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Reconstruction Period Research Forum

Reconstruction research - after the beginning ..

Reconstruction research is Genealogy 300, an intermediate phase that builds upon a sound beginning. Before entering this phase, be sure you have a foundation.
The Foundation
- Begin ...
- work from the known to the unknown and back again (my addition).
- write down what you know, or remember, about your family's history (include any sources). Don't forget to contact your siblings and cousins as well. Everyone's experience is unique and each one is a living (family) history.
- write down what your older relatives know or remember.
- write down what their spouses remember (sometimes a spouse can be more 'talkative', if they spent time with the previous generation of relatives.
- complete a research outline, and summary documentation. (If you don't have a computer genealogy program, complete at least the major forms - ancestry, family group sheets, research log...). Highlight the blanks/missing information. You will begin indepth research to 'fill in the blanks'.
- Milk the census for all its worth, starting with the latest available (1930) and working BACK in time to the earliest available for your ancestral research. When you've completed the journey, travel back again through your research, picking up details you may have missed the first time around. [Complete a census history - which can be combined with an individual timeline, if desired.]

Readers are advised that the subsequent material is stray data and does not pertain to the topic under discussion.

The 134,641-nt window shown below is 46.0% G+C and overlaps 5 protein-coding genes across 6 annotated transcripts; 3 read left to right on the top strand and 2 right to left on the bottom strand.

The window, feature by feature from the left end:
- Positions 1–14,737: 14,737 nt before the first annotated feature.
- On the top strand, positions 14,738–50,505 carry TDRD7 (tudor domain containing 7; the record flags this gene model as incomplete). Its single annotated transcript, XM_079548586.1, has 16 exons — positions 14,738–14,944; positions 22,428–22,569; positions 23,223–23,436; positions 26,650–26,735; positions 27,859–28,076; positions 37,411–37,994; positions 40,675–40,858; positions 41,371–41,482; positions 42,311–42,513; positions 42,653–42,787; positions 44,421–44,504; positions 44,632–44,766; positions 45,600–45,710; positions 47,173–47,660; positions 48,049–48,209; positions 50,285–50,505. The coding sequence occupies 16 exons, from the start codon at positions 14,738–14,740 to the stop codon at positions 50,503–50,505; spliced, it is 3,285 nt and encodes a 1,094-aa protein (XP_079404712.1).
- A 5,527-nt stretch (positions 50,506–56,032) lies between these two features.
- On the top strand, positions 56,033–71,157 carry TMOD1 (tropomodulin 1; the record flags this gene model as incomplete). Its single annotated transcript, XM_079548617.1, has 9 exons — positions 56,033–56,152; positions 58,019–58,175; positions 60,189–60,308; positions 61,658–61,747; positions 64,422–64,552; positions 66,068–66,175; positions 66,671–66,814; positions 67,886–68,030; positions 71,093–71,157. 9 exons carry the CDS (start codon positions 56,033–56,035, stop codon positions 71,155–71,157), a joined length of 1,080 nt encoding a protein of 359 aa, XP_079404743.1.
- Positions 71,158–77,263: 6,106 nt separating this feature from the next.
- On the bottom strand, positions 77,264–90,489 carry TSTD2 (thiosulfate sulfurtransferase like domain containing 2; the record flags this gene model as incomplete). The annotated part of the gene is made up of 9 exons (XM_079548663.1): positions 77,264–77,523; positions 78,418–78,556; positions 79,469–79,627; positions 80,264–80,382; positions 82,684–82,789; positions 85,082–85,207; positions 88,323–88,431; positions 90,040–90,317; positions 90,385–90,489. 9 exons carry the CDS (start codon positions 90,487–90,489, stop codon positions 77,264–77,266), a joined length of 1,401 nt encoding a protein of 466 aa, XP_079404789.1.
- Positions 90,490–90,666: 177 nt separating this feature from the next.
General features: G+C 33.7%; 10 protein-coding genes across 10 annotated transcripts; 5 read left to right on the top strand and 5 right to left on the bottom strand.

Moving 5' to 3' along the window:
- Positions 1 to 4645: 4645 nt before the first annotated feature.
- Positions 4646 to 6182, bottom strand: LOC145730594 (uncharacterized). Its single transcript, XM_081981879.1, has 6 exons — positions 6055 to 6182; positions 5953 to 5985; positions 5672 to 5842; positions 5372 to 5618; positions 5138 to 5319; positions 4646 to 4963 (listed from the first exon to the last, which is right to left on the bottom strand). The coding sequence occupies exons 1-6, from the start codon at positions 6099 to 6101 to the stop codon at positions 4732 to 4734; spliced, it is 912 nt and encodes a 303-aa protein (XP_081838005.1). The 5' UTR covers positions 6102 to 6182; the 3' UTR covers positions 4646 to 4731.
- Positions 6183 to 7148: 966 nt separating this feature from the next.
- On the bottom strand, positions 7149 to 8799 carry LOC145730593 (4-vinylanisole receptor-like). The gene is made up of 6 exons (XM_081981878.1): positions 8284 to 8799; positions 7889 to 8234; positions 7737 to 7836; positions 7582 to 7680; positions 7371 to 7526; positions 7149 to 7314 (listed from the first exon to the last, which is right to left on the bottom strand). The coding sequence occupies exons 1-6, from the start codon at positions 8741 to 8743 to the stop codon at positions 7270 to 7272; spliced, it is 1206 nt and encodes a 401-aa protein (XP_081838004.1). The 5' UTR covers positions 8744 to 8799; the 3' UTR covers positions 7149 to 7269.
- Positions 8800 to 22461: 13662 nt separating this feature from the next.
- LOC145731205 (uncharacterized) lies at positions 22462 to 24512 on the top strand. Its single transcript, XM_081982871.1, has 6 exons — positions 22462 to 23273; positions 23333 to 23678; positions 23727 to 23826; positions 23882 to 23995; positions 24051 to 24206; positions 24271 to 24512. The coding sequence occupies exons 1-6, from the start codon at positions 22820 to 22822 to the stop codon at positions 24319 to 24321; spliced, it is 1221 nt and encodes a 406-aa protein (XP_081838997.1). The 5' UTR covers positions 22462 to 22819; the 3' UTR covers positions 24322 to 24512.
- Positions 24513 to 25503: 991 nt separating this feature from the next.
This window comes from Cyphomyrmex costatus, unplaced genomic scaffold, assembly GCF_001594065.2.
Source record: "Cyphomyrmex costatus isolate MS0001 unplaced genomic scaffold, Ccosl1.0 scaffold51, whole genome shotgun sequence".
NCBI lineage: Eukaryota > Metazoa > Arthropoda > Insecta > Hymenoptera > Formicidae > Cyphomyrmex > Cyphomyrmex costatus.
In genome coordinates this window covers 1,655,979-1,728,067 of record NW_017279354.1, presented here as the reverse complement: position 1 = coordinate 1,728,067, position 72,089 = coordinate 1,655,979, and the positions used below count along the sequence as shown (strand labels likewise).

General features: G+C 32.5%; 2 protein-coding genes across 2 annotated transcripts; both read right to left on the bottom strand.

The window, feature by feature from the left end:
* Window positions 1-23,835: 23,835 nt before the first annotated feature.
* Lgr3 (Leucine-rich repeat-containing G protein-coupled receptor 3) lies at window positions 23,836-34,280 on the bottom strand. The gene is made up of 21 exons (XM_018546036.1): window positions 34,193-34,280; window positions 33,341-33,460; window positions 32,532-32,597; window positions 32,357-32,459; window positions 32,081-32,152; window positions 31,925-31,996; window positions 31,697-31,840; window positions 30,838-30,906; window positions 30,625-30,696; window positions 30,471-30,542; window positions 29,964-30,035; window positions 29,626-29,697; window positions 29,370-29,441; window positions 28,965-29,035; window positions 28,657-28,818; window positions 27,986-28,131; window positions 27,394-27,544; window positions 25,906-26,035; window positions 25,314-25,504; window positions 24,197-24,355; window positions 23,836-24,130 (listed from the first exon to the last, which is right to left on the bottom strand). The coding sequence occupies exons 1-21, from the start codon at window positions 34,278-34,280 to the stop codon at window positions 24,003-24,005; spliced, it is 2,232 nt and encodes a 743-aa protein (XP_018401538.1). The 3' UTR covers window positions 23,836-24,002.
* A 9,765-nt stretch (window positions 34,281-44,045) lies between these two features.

- share with family members, especially those that provided contributions and encouragement.
- follow up with civil, public and private records (birth, marriage, death, city directories, cemetery, obituaries, land, tax, probate, etc.)
- share with family members ...
- insert a picture or so into the mix. A letter, diary, report card, graded school paper, diploma, and/or home movie or recording can add dimension and color to your family history 'facts'.
- Look at the evidence so far. Play close attention to where it leads - examine trends, confirmations, contradictions, and develop a plan to bridge the gap between what is known and what is unknown. Review each bit of information for its clues to the previous generation (one generation at a time).
- share with family members ...
- when you reach a 'brick wall', evaluate whether it is truly a wall or a gate for which you haven't yet found the key. If it is indeed a wall, you can usually begin to break it down one brick at a time. If, however, its a gate, re-examine your 'evidence' to see if somewhere within lies a key that will unlock your current 'gate'.
- Begin again.
- Network, network, network. This is where you get to celebrate your successes and obtain help and support through the roadblocks.
- share with family members, especially those that provided contributions and encouragement.
- Take time to read and learn more about researching your ancestry.There are a few excellent genealogy books out there (check both the Book and the Main forum). Take a class, attend a seminar, join a genealogical society, special interest group or historical association.
- When you get to the end of your rope, take a breather, review where you are and where you want to go. Plan (another) strategy for getting there. Volunteer to help others - the practice will sharpen your own skills and prepare you to begin again with newfound abilities and experience on your side.
- Begin again.

Messages In This Thread

Reconstruction research - after the beginning ..
Re: Reconstruction research - after the beginning

18 Dec 2002 :: 14 Nov 2008
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